Shell moves one step closer to drilling in the Chukchi Sea - The Interior Department said Friday it had approved Shell Oil’s plan to respond to potential oil spills in the Chukchi Sea, bringing the company closer to drilling off the northern coast of Alaska. Shell hasn’t yet received approval of its Beaufort Sea spill response plan and must still get Interior’s approval on each of its individual well permits before it can begin to drill. The Bureau of Safety and Environmental Enforcement also must inspect and approve various drilling equipment beforehand. The company nonetheless hailed the spill plan’s approval as a critical step toward starting to drill sometime in July. Last year it received approval of its exploration plans for the Beaufort and Chukchi seas. The Houston-based arm of the Dutch company hopes to drill six exploratory wells over the next two years in the Chukchi Sea in the Burger Prospect, in 140-foot waters 70 miles from the coast.

Shell Clears Major Hurdle in Its Bid for New Arctic Drilling - In a crucial step toward the ultimate approval of new oil drilling off the North Slope of Alaska, the Interior Department on Friday tentatively approved Shell’s plans for responding to a potential spill in the frigid Arctic waters. Shell still needs to cross several more regulatory barriers before it will be permitted to begin drilling as many as six exploratory wells in the Chukchi Sea in July. But the green light from the Interior Department on the company’s oil spill response plan is a clear sign that the Obama administration is disposed toward allowing the drilling despite the dogged opposition of many environmentalists. “Alaska’s energy resources — onshore and offshore, conventional and renewable — hold great promise and economic opportunity for the people of Alaska and across the nation,” Interior Secretary Ken Salazar said in a statement. “In the Arctic frontier, cautious exploration — under the strongest oversight, safety requirements and emergency response plans ever established — can help us expand our understanding of the area and its resources, and support our goal of continuing to increase safe and responsible domestic oil and gas production.”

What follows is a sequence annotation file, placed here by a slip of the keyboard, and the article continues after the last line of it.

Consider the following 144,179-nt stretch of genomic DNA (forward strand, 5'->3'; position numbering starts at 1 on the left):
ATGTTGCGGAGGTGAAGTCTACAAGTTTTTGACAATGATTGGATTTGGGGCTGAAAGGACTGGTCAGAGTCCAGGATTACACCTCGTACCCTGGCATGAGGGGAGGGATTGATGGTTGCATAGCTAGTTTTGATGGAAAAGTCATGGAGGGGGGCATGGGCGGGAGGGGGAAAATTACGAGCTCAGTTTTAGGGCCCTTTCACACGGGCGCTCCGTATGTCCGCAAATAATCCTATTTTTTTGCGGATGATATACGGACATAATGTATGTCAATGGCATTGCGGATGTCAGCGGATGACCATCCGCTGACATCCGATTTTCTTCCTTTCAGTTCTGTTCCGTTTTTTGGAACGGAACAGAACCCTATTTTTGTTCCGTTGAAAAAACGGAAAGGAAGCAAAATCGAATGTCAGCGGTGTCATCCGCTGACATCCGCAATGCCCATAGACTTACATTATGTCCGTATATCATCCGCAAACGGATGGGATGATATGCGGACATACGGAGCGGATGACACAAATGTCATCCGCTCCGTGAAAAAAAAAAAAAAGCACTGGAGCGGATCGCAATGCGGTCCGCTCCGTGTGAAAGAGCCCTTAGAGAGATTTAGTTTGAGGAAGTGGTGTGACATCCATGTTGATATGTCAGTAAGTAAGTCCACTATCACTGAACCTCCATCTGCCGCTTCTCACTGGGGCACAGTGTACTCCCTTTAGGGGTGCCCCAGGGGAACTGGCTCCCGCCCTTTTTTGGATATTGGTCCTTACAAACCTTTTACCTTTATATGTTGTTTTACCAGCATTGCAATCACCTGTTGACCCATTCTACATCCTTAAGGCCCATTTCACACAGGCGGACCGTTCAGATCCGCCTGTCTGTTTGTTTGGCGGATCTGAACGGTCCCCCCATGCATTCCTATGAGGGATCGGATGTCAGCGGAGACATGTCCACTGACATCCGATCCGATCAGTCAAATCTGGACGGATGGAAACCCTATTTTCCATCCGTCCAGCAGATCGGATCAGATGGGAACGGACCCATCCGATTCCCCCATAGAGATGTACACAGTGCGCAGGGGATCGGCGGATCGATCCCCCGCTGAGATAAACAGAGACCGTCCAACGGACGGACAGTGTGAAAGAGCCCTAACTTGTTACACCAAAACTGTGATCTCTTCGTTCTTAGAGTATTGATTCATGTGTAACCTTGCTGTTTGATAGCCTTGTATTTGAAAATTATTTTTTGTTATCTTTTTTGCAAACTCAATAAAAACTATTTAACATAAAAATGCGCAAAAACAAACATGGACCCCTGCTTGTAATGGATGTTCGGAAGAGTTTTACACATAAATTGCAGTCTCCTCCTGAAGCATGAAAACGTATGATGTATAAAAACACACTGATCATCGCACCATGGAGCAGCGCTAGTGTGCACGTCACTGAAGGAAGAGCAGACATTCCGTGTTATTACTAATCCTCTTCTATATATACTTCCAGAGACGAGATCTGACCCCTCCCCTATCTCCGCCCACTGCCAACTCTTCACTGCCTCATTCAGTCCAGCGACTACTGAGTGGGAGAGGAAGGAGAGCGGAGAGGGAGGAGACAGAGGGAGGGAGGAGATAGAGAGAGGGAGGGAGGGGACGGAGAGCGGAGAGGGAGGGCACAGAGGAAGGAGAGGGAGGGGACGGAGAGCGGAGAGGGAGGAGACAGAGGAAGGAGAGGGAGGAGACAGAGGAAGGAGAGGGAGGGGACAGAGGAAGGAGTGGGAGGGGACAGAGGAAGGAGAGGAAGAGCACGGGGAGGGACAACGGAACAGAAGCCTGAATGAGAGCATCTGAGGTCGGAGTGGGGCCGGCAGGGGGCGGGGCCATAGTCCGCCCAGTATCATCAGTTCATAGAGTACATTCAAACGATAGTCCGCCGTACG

Oil well in Alaska's North Slope suffers a blowout - An exploratory well being drilled on the North Slope by the Spanish oil company Repsol suffered an apparent blowout Wednesday morning when drillers were unable to control pressure from a pocket of natural gas, state and company officials said. Drilling mud and methane gas shot from the well through a diverter pipe, but none of the 76 workers on the rig were injured, no oil was spilled and the gas didn't ignite, the officials said. The well spewed gas for hours Wednesday, but by about 5:45 p.m. the gas had stopped flowing on its own, indicating it was probably from a small pocket, said Dan Seamount, chairman of the Alaska Oil and Gas Conservation Commission. The well was still producing water and remained out of control, he said. . A spokesman for the Alaska Department of Environmental Conservation, Ty Keltner, said drilling mud landed on the rig and neighboring snow. The DEC initially said the spill contained about 1,200 gallons of drilling mud, but by 7:30 p.m. had increased the estimate to about 42,000 gallons, based on information from Repsol.